The Current State of Community Solar in North Carolina

At NCSEA, we are extremely proud of the fact that North Carolina is ranked second in the nation for total installed solar PV capacity. However, for many North Carolina renters or homeowners who don’t have the necessary sunny sight conditions or the upfront cash, the prospect of “going solar” seems out of reach.

Thankfully, over the past few years a new model for solar development and ownership has emerged that could make solar more directly accessible to all. Often called “community” or “shared solar,” this model of solar development can allow North Carolinians to jointly own a solar facility or subscribe to a portion of a facility through their utility. This model allows individuals, families, and businesses to directly participate in North Carolina’s national solar success story regardless of individual site conditions, home ownership status, or income level.

In North Carolina, as in most states, community solar systems are either owned and developed by utilities or directly owned by a group of neighbors or customers. Currently, there are only a few community solar facilities where a group of neighbors have gotten together to form LLCs to develop small solar facilities and then share the revenue generated. Since North Carolina does not allow for third party sales of electricity, the electricity produced by these systems cannot be directly sold to members or investors of these types of systems.

Right now, eleven electric membership cooperatives in North Carolina have taken the lead in developing utility-owned community solar systems for their member customers. Most of these systems allow members to pay a per-panel subscription fee up to a certain amount of panels. In exchange, these customers are given either a fixed or variable credit on their electricity bills for the amount of energy these panels produced. Since North Carolina does not have any laws requiring virtual net metering for cooperatives or investor-owned utilities, these bill credits are nearly always based on the utility’s avoided cost of energy as opposed to a credit calculated at the full retail rate of electricity (in other words, the per kWh credits are less than the per kWh price customers pay for their electricity consumption).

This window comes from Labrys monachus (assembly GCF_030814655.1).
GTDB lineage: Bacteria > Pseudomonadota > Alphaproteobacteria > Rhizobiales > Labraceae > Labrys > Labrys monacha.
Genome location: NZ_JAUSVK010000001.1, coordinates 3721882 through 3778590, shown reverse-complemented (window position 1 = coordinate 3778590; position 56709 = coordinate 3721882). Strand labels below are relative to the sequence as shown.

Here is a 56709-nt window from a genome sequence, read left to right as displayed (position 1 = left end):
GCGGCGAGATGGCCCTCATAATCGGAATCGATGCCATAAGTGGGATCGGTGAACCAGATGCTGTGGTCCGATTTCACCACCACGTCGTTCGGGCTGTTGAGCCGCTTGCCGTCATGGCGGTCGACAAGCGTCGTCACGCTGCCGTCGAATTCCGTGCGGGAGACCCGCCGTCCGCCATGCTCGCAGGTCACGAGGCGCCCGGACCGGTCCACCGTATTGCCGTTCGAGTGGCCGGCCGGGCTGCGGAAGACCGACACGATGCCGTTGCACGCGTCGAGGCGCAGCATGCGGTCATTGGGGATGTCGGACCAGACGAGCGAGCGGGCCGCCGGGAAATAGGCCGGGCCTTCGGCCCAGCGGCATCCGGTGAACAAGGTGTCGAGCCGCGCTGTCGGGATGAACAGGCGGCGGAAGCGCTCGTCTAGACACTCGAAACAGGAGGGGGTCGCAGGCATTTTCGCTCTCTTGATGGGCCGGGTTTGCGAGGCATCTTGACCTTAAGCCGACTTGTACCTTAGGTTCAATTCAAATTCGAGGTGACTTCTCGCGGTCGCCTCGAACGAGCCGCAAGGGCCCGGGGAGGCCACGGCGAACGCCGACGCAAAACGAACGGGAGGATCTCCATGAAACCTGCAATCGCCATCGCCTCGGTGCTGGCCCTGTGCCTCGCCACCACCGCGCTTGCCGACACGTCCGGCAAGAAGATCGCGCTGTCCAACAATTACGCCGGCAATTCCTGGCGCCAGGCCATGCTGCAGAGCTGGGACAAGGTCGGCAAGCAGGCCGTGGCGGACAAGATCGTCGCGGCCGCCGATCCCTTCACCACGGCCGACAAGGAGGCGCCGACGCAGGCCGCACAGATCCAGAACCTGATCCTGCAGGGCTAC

House Bill 589 will soon require Duke Energy Carolinas (DEC) and Duke Energy Progress (DEP) to offer at least 20 MW of community solar in each of their territories (for a total of 40 MW). Once these programs are operational, DEC and DEP customers in counties with or adjacent to these utility-owned community solar facilities will be able to purchase 200 watt subscriptions. Similar to the community solar offerings of the electric cooperatives, these Duke Energy community solar systems will give subscribers bill credits based on the utilities’ avoided cost of energy. On December 19, 2017, the North Carolina Utilities Commission established the rules for the DEC and DEP community solar programs and directed the utilities to file initial program plans by this coming Tuesday, January 23rd.

NCSEA will keep our members informed about the development of these new utility-owned community solar offerings while continuing to advocate for other models and varieties of community/shared solar across the state.

1 Comment

  1. […] Though North Carolina is ranked second in the nation for total installed solar PV capacity, there are still many NC residents who don’t have the necessary sunny sight conditions or face some other obstacle to “going solar.” Here at NCSEA, we hope that the community solar model of solar development can make solar more accessible to all North Carolinians. The community solar model of solar development allows North Carolinians to jointly own a solar facility or subscribe to a portion of a facility’s output. These systems are either owned by utilities or solar developers or directly owned by a group of neighbors or customers. Read more about the state of community solar in North Carolina here.  […]

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